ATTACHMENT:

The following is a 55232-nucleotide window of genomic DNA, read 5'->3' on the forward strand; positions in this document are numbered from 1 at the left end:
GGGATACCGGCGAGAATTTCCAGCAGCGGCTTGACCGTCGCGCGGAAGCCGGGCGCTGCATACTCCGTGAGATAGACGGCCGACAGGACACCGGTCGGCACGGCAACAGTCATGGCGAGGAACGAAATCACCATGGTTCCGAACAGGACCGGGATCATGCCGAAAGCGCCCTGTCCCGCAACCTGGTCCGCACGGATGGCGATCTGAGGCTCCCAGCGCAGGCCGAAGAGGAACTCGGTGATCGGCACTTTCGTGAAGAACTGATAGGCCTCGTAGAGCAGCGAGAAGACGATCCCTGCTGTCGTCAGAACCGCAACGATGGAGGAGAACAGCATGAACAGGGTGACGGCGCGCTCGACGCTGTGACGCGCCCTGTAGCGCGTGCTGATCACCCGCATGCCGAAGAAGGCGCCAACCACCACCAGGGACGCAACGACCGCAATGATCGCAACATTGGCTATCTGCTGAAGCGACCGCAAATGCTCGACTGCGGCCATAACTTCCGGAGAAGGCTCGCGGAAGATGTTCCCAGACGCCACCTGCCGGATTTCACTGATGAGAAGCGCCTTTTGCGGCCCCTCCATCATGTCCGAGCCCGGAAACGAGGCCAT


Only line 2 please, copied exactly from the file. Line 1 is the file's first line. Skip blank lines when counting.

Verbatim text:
GGGATACCGGCGAGAATTTCCAGCAGCGGCTTGACCGTCGCGCGGAAGCCGGGCGCTGCATACTCCGTGAGATAGACGGCCGACAGGACACCGGTCGGCACGGCAACAGTCATGGCGAGGAACGAAATCACCATGGTTCCGAACAGGACCGGGATCATGCCGAAAGCGCCCTGTCCCGCAACCTGGTCCGCACGGATGGCGATCTGAGGCTCCCAGCGCAGGCCGAAGAGGAACTCGGTGATCGGCACTTTCGTGAAGAACTGATAGGCCTCGTAGAGCAGCGAGAAGACGATCCCTGCTGTCGTCAGAACCGCAACGATGGAGGAGAACAGCATGAACAGGGTGACGGCGCGCTCGACGCTGTGACGCGCCCTGTAGCGCGTGCTGATCACCCGCATGCCGAAGAAGGCGCCAACCACCACCAGGGACGCAACGACCGCAATGATCGCAACATTGGCTATCTGCTGAAGCGACCGCAAATGCTCGACTGCGGCCATAACTTCCGGAGAAGGCTCGCGGAAGATGTTCCCAGACGCCACCTGCCGGATTTCACTGATGAGAAGCGCCTTTTGCGGCCCCTCCATCATGTCCGAGCCCGGAAACGAGGCCAT